Religious freedom and the Constitution

    What many people forget is that the framers of our Constitution, through the First Amendment, sought to guarantee both freedom of religion and freedom from religion ("Congress shall make no law respecting an establishment of religion, or prohibiting the free exercise thereof").

  • The struggle for gay rights isn't over

    The struggle for gay rights isn't over

    The reasoning behind the "righteous outrage" that commentator Jonah Goldberg uses to describe "know-nothings of every stripe" who are serious about protecting civil rights is twisted at best ("How do 'religious freedom' acts encourage discrimination?" April 3.)

  • Selective reading of Leviticus won't justify bigotry

    Selective reading of Leviticus won't justify bigotry

    Letter writer Adam Goldfinger objected to Eddie Zipperer's references to Leviticus and states that he does indeed try to follow the laws in this book ("Yes, some people do follow the bible to the letter," April 3). I find myself wondering how many people Mr. Goldfinger has personally stoned to...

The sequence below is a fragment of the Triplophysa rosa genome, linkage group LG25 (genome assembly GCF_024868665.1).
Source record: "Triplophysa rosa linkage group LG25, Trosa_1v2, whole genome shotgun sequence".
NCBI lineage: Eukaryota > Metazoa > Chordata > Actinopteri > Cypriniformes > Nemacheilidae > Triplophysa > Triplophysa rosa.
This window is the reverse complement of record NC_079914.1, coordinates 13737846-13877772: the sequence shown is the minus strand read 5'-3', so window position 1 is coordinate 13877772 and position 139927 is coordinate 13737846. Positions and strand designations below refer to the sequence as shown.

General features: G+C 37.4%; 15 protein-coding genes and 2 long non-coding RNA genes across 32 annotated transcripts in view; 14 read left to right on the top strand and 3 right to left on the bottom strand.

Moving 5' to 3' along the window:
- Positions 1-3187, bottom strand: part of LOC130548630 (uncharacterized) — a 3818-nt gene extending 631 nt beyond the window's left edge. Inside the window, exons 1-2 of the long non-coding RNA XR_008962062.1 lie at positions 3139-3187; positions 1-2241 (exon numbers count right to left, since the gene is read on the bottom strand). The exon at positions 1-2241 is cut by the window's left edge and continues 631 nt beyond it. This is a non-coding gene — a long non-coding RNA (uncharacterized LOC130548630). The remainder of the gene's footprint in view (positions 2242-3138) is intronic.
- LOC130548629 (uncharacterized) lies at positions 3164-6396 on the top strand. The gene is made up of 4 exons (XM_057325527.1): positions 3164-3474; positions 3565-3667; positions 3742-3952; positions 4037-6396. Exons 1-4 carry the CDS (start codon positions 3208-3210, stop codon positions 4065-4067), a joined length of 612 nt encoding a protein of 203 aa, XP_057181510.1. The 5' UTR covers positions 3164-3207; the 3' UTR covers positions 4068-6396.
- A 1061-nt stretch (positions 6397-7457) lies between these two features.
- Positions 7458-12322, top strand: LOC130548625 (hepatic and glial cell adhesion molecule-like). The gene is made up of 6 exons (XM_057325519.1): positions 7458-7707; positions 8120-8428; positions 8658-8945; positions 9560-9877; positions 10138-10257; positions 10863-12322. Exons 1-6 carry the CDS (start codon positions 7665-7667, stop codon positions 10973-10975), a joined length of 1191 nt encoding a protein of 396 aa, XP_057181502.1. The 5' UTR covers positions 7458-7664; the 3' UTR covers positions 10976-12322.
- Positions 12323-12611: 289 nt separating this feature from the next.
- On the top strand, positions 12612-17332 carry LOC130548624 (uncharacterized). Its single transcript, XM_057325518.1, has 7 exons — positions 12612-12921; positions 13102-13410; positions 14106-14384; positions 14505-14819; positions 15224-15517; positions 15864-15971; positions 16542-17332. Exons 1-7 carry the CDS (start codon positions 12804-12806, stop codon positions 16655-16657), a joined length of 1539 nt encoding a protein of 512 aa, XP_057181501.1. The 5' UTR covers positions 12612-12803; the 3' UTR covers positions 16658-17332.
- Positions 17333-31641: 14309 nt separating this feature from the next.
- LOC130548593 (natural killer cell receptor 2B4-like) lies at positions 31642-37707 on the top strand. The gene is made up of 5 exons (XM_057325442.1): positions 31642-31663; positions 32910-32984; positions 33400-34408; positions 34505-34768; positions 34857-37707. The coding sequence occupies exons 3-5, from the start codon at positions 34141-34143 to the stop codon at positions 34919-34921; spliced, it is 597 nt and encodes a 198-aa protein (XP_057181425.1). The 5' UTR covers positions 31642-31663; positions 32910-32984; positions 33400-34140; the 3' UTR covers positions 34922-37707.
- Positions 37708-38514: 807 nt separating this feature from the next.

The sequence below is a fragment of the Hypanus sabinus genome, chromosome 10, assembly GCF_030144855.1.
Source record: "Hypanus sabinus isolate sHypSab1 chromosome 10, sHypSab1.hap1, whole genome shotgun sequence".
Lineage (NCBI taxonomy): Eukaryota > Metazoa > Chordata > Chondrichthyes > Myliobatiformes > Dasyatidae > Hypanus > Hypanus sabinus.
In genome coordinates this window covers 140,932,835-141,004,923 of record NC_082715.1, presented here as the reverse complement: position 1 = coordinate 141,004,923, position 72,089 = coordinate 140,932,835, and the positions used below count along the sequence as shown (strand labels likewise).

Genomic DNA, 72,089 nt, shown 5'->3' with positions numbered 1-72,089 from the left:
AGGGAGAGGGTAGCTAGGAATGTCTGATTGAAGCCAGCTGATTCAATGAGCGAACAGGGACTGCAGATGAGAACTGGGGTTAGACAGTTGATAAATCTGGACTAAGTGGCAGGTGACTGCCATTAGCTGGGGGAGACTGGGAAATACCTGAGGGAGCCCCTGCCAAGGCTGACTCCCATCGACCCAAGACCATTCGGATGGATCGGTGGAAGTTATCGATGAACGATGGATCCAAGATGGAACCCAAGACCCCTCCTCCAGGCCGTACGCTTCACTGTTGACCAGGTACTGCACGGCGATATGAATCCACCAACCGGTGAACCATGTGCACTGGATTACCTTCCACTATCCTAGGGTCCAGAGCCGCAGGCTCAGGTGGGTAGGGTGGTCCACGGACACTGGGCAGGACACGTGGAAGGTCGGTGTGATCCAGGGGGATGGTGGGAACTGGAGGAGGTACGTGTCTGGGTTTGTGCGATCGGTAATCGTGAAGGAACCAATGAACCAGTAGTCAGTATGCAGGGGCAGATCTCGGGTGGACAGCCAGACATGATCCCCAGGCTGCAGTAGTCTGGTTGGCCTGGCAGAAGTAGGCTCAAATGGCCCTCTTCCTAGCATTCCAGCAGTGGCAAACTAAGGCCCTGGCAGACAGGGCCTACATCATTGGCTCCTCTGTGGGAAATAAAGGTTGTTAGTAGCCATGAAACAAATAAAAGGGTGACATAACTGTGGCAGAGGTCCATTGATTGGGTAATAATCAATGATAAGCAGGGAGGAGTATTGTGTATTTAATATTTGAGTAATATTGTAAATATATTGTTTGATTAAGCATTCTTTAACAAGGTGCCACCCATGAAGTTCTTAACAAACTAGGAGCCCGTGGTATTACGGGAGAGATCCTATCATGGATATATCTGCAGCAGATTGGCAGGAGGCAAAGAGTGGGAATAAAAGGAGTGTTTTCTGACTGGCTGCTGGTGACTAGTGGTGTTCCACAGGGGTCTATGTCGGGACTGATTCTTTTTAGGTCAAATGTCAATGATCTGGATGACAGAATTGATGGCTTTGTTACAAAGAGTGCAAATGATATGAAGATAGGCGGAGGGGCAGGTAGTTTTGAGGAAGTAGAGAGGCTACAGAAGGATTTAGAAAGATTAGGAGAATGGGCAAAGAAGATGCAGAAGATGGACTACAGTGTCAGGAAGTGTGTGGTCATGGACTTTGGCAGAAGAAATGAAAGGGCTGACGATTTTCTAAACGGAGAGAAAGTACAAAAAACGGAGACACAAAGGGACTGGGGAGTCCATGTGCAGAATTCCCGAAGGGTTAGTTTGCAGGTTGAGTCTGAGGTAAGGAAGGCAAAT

• Get states out of the marriage business

    Get states out of the marriage business

    In light of the recent Supreme Court on same sex marriage being protected under the Constitution ("Freedom to marry," June 27), there is now a movement afoot in Montana by a Mormon, Nathan Collier, who is legally married to Vicki, to be allowed to marry his second wife, Christine. Many have predicted...

  • Indiana learns discrimination is bad business

    Indiana learns discrimination is bad business

    The leaders of large corporations have not generally been at the vanguard of civil rights movements in this country. The average CEO is usually more concerned about stock valuations and quarterly dividends than about fighting discrimination. And when was the last time you saw the money-hungry NCAA...